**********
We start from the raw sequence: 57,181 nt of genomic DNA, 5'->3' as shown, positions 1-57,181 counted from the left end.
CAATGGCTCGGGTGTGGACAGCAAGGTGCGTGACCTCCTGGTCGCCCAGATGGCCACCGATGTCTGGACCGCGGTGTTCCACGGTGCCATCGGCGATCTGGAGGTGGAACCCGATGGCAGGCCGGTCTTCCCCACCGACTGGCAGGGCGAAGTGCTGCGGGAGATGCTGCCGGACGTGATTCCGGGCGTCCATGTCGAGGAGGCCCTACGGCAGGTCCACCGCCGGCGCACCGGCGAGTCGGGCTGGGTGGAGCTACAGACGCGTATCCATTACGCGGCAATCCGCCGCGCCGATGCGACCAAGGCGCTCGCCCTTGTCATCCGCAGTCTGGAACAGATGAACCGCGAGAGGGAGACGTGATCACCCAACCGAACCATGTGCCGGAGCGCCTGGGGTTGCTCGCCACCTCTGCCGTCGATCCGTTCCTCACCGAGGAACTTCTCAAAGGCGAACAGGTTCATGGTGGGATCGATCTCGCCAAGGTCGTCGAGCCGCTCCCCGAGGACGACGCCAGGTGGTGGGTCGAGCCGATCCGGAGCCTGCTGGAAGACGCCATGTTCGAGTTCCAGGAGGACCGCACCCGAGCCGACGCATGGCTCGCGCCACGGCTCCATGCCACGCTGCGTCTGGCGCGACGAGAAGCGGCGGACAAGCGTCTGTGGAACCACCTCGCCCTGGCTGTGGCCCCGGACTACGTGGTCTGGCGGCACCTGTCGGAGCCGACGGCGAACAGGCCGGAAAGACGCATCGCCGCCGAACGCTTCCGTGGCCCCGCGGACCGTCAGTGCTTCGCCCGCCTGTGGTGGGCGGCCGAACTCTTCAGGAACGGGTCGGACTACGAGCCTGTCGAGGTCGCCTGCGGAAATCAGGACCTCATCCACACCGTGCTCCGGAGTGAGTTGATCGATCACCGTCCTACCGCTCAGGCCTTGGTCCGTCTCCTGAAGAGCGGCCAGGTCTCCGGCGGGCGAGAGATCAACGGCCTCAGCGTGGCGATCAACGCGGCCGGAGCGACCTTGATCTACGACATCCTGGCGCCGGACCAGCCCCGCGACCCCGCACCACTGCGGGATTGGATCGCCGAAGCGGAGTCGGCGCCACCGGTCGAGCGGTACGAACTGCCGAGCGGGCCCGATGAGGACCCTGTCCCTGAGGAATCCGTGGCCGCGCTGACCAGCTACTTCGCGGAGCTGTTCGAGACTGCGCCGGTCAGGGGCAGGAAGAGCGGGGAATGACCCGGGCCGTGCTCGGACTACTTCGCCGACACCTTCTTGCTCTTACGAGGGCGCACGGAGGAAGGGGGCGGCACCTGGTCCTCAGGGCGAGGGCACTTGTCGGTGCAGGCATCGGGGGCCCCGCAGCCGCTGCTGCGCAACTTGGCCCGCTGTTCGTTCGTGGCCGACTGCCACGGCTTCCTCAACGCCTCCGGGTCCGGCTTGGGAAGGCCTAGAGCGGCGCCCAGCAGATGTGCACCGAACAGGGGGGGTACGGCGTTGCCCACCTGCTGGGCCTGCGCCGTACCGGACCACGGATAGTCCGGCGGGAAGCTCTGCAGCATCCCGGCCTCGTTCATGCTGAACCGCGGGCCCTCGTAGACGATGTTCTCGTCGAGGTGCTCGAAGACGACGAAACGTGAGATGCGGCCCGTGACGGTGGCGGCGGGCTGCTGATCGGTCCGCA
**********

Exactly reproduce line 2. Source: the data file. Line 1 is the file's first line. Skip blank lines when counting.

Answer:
CAATGGCTCGGGTGTGGACAGCAAGGTGCGTGACCTCCTGGTCGCCCAGATGGCCACCGATGTCTGGACCGCGGTGTTCCACGGTGCCATCGGCGATCTGGAGGTGGAACCCGATGGCAGGCCGGTCTTCCCCACCGACTGGCAGGGCGAAGTGCTGCGGGAGATGCTGCCGGACGTGATTCCGGGCGTCCATGTCGAGGAGGCCCTACGGCAGGTCCACCGCCGGCGCACCGGCGAGTCGGGCTGGGTGGAGCTACAGACGCGTATCCATTACGCGGCAATCCGCCGCGCCGATGCGACCAAGGCGCTCGCCCTTGTCATCCGCAGTCTGGAACAGATGAACCGCGAGAGGGAGACGTGATCACCCAACCGAACCATGTGCCGGAGCGCCTGGGGTTGCTCGCCACCTCTGCCGTCGATCCGTTCCTCACCGAGGAACTTCTCAAAGGCGAACAGGTTCATGGTGGGATCGATCTCGCCAAGGTCGTCGAGCCGCTCCCCGAGGACGACGCCAGGTGGTGGGTCGAGCCGATCCGGAGCCTGCTGGAAGACGCCATGTTCGAGTTCCAGGAGGACCGCACCCGAGCCGACGCATGGCTCGCGCCACGGCTCCATGCCACGCTGCGTCTGGCGCGACGAGAAGCGGCGGACAAGCGTCTGTGGAACCACCTCGCCCTGGCTGTGGCCCCGGACTACGTGGTCTGGCGGCACCTGTCGGAGCCGACGGCGAACAGGCCGGAAAGACGCATCGCCGCCGAACGCTTCCGTGGCCCCGCGGACCGTCAGTGCTTCGCCCGCCTGTGGTGGGCGGCCGAACTCTTCAGGAACGGGTCGGACTACGAGCCTGTCGAGGTCGCCTGCGGAAATCAGGACCTCATCCACACCGTGCTCCGGAGTGAGTTGATCGATCACCGTCCTACCGCTCAGGCCTTGGTCCGTCTCCTGAAGAGCGGCCAGGTCTCCGGCGGGCGAGAGATCAACGGCCTCAGCGTGGCGATCAACGCGGCCGGAGCGACCTTGATCTACGACATCCTGGCGCCGGACCAGCCCCGCGACCCCGCACCACTGCGGGATTGGATCGCCGAAGCGGAGTCGGCGCCACCGGTCGAGCGGTACGAACTGCCGAGCGGGCCCGATGAGGACCCTGTCCCTGAGGAATCCGTGGCCGCGCTGACCAGCTACTTCGCGGAGCTGTTCGAGACTGCGCCGGTCAGGGGCAGGAAGAGCGGGGAATGACCCGGGCCGTGCTCGGACTACTTCGCCGACACCTTCTTGCTCTTACGAGGGCGCACGGAGGAAGGGGGCGGCACCTGGTCCTCAGGGCGAGGGCACTTGTCGGTGCAGGCATCGGGGGCCCCGCAGCCGCTGCTGCGCAACTTGGCCCGCTGTTCGTTCGTGGCCGACTGCCACGGCTTCCTCAACGCCTCCGGGTCCGGCTTGGGAAGGCCTAGAGCGGCGCCCAGCAGATGTGCACCGAACAGGGGGGGTACGGCGTTGCCCACCTGCTGGGCCTGCGCCGTACCGGACCACGGATAGTCCGGCGGGAAGCTCTGCAGCATCCCGGCCTCGTTCATGCTGAACCGCGGGCCCTCGTAGACGATGTTCTCGTCGAGGTGCTCGAAGACGACGAAACGTGAGATGCGGCCCGTGACGGTGGCGGCGGGCTGCTGATCGGTCCGCA